'Star Trek' inspires ion wind propulsion plane
A revolutionary electronic aircraft propulsion system inspired by 'Star Trek' has been tested on a working model for the first time.
The five-metre wingspan glider-like plane has no propellers, turbines or any other moving parts, and is completely silent.
Instead, an "ionic wind" of colliding electrically charged air molecules provides the thrust needed to make it fly.
In the tests, the battery-powered unmanned aircraft, that weighs just 2.25kg, managed sustained flights of 60 metres at an average height of just 0.47 metres.
But its inventors believe that, like the early experiments of the Wright brothers, such small beginnings will eventually transform the face of aviation.
In the near future, ion wind propulsion could be employed to power quiet drones, the team predicts.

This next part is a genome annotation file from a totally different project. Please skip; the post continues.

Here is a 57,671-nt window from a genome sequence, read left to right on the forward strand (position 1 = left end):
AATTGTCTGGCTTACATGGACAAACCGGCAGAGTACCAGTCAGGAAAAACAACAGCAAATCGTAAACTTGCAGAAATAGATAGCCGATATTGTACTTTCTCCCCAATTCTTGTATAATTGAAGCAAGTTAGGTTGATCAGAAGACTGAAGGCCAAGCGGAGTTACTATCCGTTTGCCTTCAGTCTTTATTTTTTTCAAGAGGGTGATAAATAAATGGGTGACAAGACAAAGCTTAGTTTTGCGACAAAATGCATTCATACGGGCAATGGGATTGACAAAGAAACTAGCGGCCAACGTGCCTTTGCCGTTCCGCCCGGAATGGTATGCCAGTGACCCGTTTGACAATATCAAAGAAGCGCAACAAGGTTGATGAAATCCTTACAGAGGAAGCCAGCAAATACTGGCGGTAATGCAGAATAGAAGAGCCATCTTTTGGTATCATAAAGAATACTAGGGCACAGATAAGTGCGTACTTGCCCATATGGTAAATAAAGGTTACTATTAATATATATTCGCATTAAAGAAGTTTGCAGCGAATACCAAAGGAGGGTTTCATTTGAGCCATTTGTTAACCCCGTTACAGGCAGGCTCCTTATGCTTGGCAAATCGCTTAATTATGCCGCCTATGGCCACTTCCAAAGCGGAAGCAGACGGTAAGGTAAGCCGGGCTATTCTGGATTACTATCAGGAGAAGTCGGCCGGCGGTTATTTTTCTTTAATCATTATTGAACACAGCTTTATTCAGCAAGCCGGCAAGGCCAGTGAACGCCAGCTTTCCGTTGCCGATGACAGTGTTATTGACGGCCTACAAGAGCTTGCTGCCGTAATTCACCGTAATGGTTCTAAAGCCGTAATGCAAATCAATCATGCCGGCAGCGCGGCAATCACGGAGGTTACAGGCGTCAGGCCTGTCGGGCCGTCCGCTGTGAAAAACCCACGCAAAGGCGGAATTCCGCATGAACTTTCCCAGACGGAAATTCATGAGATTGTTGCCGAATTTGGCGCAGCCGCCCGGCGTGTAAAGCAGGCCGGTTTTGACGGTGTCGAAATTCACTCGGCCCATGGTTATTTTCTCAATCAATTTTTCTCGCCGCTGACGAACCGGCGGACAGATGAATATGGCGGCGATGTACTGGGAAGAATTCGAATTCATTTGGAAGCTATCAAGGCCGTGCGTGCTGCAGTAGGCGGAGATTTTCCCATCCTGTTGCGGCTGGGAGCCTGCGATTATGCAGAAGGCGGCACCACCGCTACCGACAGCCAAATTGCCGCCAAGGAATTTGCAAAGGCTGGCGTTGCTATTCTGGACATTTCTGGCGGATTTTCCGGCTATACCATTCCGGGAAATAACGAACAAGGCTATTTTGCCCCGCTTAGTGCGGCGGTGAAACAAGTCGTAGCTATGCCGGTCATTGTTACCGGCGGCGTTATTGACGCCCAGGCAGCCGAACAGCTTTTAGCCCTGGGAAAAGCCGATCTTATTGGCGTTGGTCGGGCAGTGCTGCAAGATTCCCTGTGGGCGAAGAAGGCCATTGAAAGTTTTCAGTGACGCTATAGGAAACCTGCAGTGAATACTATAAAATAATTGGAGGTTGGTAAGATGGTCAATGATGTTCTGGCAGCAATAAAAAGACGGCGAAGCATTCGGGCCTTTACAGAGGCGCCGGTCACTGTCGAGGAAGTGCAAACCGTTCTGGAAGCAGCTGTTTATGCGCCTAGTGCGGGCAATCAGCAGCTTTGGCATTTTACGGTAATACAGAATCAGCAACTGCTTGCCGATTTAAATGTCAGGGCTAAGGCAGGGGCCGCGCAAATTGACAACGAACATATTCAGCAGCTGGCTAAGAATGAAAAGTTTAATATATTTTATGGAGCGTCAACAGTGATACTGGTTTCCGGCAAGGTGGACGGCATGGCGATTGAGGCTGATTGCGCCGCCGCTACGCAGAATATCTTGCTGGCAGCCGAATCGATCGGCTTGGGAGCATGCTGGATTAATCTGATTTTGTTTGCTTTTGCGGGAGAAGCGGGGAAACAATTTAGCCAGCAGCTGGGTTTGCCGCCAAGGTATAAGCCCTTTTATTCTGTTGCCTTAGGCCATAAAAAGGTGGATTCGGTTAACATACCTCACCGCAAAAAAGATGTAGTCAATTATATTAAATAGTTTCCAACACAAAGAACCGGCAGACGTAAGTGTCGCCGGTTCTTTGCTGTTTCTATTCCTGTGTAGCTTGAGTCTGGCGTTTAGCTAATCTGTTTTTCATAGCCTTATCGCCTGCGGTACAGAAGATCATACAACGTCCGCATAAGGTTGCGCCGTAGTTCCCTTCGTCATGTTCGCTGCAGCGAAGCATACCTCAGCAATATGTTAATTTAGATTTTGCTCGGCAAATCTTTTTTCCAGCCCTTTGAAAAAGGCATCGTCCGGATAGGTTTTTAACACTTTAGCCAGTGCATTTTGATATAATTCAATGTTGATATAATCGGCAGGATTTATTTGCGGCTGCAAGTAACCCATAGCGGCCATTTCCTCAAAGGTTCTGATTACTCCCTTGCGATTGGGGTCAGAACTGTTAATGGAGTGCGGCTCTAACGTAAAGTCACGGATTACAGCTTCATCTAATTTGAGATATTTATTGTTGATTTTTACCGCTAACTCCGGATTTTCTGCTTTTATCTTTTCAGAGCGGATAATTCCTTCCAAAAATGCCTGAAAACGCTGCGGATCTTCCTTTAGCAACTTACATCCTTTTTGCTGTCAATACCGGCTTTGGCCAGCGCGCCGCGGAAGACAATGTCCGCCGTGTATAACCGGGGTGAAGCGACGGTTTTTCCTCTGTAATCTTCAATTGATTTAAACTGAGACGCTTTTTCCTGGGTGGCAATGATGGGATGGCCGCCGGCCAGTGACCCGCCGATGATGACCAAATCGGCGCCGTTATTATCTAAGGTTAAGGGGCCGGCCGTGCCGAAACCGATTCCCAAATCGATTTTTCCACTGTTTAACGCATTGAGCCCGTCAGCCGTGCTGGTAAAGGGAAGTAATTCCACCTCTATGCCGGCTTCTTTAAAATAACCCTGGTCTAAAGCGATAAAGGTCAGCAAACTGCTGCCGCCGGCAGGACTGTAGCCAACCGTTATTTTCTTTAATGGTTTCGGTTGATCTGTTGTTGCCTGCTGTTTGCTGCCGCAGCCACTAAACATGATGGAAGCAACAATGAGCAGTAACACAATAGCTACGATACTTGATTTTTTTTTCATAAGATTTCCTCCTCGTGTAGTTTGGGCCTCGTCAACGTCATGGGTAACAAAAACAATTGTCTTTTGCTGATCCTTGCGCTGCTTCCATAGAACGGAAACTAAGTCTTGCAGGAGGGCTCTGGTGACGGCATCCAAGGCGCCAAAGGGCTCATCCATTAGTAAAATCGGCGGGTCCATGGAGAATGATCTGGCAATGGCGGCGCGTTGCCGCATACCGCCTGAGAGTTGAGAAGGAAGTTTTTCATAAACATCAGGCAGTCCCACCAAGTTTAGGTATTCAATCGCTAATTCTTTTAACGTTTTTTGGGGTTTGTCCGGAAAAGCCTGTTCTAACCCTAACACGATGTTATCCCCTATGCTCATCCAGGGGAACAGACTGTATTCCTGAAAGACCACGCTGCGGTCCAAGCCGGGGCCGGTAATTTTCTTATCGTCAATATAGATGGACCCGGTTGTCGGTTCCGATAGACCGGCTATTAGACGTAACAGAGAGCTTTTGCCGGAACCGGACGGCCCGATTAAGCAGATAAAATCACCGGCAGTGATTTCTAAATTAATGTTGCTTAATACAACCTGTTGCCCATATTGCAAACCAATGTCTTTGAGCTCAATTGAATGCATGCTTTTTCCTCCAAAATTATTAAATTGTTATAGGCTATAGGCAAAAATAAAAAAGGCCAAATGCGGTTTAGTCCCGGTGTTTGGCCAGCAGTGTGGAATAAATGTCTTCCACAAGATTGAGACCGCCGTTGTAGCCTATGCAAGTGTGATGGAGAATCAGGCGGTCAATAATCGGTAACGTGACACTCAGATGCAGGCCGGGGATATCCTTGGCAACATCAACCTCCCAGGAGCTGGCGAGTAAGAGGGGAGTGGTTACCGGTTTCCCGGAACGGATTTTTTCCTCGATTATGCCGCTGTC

Further down the line, the technology could be paired with more conventional propulsion systems to produce highly fuel efficient hybrid passenger planes.
Lead researcher Dr Steven Barrett, from Massachusetts Institute of Technology in the US, revealed that he was partly inspired by the TV sci-fi series 'Star Trek', which he watched as a child and was impressed by the futuristic shuttle crafts that skimmed through the air producing hardly any noise or exhaust.
"This made me think, in the future, planes shouldn't have propellers and turbines," said Dr Barrett. "They should be more like the shuttles in 'Star Trek' that have a blue glow and silently glide."